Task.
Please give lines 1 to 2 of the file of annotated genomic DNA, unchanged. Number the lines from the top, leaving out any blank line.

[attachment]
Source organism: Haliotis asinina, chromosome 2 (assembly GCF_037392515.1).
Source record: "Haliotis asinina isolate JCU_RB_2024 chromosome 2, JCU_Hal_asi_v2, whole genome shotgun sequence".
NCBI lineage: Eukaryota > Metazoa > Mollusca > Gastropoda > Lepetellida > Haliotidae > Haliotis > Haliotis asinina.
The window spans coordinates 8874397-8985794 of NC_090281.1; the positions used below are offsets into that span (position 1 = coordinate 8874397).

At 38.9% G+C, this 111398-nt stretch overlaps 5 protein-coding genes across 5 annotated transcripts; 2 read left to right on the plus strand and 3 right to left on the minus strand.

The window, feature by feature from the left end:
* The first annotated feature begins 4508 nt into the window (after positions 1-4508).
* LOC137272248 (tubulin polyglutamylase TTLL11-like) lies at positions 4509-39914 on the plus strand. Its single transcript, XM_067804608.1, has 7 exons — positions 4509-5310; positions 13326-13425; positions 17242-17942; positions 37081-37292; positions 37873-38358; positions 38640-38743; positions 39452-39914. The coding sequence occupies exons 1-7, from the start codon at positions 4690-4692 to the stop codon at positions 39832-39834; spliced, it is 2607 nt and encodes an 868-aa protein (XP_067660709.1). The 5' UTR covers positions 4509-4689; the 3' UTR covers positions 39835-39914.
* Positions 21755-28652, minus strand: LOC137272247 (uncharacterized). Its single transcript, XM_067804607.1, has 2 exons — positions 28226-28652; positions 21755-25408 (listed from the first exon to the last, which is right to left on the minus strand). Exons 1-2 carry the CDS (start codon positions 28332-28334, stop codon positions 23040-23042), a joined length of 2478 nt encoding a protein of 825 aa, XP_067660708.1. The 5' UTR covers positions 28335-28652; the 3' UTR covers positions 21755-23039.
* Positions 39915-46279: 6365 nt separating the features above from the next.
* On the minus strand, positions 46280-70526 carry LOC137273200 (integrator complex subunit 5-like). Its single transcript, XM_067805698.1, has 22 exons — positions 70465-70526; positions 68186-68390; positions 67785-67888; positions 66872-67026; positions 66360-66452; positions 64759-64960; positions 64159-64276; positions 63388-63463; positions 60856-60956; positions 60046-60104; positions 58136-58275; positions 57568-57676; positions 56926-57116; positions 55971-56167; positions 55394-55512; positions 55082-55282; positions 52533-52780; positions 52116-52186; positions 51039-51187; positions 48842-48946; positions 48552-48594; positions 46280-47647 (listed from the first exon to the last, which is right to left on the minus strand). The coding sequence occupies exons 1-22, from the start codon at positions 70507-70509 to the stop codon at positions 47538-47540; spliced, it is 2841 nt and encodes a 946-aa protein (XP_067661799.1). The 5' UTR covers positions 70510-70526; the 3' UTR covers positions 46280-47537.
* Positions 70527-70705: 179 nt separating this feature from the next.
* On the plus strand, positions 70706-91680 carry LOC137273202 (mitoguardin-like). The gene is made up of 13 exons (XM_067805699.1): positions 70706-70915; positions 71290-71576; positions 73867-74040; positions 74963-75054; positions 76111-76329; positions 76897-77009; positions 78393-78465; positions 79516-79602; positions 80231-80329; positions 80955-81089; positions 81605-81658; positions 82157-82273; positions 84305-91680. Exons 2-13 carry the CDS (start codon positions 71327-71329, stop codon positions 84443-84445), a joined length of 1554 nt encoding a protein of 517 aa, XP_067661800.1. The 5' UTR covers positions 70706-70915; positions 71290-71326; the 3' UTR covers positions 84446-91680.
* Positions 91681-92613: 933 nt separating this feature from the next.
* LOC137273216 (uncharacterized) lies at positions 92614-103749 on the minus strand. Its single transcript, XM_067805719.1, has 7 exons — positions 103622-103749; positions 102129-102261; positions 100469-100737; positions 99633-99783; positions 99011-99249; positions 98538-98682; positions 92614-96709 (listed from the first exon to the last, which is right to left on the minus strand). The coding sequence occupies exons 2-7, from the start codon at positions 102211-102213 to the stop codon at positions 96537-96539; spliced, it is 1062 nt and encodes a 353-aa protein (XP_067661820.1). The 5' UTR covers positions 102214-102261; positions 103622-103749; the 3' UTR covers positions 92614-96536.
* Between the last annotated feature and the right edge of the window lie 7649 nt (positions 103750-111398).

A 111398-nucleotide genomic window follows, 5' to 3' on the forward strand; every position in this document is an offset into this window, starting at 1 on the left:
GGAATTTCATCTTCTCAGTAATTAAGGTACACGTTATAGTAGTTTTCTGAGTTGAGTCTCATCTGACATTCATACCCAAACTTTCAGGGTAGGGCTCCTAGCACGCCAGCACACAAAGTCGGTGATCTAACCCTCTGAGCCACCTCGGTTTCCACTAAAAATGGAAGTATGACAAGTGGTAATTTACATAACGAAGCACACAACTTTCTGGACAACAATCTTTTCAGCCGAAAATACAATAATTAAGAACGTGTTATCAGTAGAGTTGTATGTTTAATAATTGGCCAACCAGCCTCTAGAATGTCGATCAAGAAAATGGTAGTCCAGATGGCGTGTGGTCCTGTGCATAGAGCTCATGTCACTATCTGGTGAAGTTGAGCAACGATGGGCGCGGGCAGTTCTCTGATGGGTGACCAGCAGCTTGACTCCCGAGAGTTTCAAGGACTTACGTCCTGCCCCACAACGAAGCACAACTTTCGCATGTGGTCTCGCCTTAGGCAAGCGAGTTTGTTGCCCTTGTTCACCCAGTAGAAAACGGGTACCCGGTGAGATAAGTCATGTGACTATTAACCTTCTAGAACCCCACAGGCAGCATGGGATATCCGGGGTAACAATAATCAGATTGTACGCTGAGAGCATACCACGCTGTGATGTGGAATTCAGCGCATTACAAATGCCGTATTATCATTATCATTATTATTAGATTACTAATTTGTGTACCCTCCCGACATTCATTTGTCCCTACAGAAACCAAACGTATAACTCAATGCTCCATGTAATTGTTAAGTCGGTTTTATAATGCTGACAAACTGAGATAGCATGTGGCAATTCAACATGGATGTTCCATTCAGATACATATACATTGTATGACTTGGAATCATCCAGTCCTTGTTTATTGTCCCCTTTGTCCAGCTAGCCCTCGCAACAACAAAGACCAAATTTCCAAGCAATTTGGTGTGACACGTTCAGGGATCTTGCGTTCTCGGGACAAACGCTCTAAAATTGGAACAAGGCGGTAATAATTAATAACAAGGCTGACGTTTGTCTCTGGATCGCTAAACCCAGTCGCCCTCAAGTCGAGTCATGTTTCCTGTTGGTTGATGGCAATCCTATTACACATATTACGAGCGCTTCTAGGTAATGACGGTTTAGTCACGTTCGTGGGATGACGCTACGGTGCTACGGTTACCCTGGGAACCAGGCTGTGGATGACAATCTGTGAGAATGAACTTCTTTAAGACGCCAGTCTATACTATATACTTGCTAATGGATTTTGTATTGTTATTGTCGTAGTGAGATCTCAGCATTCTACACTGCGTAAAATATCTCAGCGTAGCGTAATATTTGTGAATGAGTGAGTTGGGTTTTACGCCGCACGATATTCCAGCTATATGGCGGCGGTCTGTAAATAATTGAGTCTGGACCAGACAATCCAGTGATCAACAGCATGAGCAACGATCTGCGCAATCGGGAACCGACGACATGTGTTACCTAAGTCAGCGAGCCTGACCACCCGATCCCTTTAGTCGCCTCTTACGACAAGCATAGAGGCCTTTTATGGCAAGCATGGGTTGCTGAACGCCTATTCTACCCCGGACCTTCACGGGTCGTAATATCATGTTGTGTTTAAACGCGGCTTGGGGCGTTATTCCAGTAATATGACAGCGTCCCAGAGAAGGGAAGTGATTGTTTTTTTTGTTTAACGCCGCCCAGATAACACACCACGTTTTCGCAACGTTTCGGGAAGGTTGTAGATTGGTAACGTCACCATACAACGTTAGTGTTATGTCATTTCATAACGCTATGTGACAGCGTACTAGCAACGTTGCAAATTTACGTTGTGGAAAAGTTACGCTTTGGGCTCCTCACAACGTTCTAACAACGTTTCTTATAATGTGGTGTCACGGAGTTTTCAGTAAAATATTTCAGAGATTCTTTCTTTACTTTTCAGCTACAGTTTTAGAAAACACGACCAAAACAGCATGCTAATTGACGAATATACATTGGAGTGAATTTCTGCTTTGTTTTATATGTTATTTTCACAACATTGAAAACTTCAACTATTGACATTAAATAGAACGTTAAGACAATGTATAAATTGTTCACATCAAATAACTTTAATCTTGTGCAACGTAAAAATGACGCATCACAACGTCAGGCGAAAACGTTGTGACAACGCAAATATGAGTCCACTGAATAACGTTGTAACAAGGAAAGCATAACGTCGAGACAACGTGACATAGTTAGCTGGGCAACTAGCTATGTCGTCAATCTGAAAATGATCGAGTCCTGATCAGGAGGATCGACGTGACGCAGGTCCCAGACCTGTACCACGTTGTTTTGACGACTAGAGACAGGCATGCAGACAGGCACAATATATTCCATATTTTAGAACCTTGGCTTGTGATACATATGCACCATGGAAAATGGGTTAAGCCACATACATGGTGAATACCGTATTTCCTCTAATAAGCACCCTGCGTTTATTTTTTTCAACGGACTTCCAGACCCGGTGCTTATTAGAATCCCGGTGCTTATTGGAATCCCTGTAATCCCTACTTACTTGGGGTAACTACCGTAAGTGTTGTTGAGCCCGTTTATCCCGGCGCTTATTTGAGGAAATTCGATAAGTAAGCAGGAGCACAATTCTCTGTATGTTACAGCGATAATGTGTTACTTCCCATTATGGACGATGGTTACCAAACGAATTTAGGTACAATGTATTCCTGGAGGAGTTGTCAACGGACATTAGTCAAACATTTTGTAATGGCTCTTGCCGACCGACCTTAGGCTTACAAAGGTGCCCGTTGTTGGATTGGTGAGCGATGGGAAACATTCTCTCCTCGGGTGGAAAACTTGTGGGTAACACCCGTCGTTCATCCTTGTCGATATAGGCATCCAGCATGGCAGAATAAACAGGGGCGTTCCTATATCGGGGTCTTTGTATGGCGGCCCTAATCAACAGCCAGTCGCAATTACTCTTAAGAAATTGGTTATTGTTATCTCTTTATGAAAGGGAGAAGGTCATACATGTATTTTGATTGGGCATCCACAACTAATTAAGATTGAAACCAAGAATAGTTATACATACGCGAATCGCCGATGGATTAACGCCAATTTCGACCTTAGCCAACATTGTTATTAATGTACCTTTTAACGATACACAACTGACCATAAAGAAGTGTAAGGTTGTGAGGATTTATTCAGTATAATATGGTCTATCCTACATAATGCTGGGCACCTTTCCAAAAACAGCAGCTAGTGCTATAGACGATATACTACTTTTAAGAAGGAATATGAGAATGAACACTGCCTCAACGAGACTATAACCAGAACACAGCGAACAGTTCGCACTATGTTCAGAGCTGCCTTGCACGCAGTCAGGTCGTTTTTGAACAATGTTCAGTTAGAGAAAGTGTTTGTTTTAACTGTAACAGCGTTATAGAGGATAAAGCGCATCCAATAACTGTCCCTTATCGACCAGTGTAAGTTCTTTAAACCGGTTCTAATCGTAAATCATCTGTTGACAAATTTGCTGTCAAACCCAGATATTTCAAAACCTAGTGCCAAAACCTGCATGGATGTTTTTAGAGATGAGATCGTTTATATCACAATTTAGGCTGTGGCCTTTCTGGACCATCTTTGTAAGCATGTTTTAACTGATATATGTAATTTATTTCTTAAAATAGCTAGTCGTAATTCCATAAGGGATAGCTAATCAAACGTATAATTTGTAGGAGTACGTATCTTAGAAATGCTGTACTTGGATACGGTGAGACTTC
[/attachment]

Source organism: Haliotis asinina, chromosome 2 (assembly GCF_037392515.1).
Source record: "Haliotis asinina isolate JCU_RB_2024 chromosome 2, JCU_Hal_asi_v2, whole genome shotgun sequence".